Angela Merkel’s main challenger in September’s German election attacked her record in a combative speech yesterday, accusing the chancellor of stealing policy ideas and cynically profiting from reforms introduced by his Social Democrat Party (SPD).
Peer Steinbrueck, a former finance minister whose campaign to unseat Mrs Merkel got off to a disastrous start last year, tried to reassure the SPD faithful about their prospects in the autumn vote.
“The voters need to decide whether they want a politician whose edges have been filed back to nothing, or someone who isn’t afraid to speak out for what they believe in,” said Mr Steinbrueck, mocking the conservative Mrs Merkel’s cautious leadership style.
The one-hour speech was one of several being given across Bavaria on what is known in Germany as “Political Ash Wednesday”, a long-standing tradition in which politicians spar with each other to mark the end of carnival season.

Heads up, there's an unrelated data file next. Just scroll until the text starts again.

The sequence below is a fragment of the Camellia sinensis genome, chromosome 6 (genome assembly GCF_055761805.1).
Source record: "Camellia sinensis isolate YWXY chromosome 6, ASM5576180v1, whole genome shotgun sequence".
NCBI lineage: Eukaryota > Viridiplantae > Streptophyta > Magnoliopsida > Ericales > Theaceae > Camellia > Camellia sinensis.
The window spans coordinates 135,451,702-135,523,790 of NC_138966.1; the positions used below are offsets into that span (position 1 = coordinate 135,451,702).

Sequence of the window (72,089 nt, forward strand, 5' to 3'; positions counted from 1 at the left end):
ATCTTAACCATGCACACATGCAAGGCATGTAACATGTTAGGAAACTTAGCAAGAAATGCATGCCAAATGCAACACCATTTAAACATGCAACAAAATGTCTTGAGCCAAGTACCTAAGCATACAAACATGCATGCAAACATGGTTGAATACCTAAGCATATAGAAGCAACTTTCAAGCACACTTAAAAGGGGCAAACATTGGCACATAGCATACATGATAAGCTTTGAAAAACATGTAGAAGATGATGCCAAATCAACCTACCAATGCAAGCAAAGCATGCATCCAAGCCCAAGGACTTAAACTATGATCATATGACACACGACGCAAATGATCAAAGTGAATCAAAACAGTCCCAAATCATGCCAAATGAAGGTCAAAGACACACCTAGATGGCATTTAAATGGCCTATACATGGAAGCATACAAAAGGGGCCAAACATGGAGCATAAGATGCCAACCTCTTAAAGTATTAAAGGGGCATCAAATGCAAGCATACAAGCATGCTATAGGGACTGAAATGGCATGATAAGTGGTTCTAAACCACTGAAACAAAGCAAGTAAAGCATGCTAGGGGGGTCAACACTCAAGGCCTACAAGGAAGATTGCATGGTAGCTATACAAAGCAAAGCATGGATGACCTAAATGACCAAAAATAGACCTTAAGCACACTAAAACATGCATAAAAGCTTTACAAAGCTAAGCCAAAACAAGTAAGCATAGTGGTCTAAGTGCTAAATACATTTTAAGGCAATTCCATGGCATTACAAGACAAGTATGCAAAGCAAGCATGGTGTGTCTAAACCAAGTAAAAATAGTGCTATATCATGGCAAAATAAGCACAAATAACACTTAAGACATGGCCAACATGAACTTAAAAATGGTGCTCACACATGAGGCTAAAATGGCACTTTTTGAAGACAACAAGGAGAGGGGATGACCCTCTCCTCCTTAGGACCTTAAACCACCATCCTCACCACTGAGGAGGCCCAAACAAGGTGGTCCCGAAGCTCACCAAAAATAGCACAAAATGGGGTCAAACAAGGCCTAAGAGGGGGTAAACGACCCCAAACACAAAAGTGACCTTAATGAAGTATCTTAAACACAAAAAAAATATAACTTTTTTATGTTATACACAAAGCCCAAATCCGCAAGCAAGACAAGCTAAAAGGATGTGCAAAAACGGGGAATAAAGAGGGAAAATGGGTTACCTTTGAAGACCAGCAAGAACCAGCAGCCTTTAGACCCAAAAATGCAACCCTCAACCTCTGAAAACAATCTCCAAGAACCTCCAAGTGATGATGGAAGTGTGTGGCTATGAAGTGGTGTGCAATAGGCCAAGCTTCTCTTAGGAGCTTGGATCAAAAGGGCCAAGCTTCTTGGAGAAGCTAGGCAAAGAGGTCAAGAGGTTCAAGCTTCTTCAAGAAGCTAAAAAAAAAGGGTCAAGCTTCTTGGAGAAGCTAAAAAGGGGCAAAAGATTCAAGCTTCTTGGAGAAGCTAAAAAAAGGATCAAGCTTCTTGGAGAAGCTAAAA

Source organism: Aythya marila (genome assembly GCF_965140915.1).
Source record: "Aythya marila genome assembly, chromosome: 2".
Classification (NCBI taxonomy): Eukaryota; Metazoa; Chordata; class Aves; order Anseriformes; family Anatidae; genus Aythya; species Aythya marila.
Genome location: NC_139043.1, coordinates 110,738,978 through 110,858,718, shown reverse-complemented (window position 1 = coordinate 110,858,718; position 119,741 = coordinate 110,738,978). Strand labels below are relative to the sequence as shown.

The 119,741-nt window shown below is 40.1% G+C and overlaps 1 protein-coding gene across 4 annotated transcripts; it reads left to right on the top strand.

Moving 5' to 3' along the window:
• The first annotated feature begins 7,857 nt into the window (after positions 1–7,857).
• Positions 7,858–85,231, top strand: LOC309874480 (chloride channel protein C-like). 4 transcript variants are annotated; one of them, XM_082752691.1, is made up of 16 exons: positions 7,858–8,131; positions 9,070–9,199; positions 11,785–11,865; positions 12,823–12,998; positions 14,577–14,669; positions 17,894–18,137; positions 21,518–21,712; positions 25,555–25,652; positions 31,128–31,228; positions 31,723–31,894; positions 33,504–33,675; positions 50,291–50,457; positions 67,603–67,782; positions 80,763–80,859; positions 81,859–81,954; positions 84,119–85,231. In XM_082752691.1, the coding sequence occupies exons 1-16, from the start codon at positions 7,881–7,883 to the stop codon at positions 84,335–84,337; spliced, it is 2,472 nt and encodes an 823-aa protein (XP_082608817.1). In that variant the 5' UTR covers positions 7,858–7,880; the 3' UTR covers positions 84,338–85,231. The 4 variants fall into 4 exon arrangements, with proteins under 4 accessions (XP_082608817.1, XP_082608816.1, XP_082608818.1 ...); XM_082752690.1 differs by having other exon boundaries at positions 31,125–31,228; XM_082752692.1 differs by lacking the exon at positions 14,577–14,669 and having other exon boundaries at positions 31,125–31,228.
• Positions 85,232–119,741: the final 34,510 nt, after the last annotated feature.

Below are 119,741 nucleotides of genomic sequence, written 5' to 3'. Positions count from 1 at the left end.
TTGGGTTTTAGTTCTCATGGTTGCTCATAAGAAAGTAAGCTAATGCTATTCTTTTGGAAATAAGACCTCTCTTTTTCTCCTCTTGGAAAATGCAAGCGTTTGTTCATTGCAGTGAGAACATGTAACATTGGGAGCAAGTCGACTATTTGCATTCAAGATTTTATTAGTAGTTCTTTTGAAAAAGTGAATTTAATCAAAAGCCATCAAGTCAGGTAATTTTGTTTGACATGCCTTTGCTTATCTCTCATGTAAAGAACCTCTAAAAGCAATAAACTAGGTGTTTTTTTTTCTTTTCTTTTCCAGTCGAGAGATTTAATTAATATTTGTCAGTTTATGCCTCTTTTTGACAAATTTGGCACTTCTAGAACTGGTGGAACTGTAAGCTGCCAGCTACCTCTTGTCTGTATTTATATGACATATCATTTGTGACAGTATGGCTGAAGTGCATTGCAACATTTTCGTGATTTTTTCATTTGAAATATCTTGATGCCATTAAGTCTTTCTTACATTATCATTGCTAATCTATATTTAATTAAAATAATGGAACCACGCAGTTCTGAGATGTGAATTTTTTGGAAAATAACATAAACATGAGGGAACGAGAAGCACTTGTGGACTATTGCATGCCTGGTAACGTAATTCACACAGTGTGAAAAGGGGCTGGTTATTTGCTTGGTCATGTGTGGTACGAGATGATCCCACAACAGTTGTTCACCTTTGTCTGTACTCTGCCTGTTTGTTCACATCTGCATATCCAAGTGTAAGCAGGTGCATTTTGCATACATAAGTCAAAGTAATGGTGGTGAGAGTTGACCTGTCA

Mr Steinbrueck served under Mrs Merkel as finance minister in a “grand coalition” Right-Left partnership between 2005 and 2009, but has vowed not to do so again.
“I’m not betting on a grand coalition, I’m betting on victory, not any other scenario,” he said.
Mr Steinbrueck, 66, said Mrs Merkel’s successes in her first term, when Germany weathered the global financial crisis, were largely down to the SPD. He claimed credit for a decision to guarantee German savings deposits and a cash-for-bangers scheme that shielded car-makers.
He also praised Gerhard Schroeder, Mrs Merkel’s SPD predecessor, for labour reforms many economists say created Germany’s current economic strength.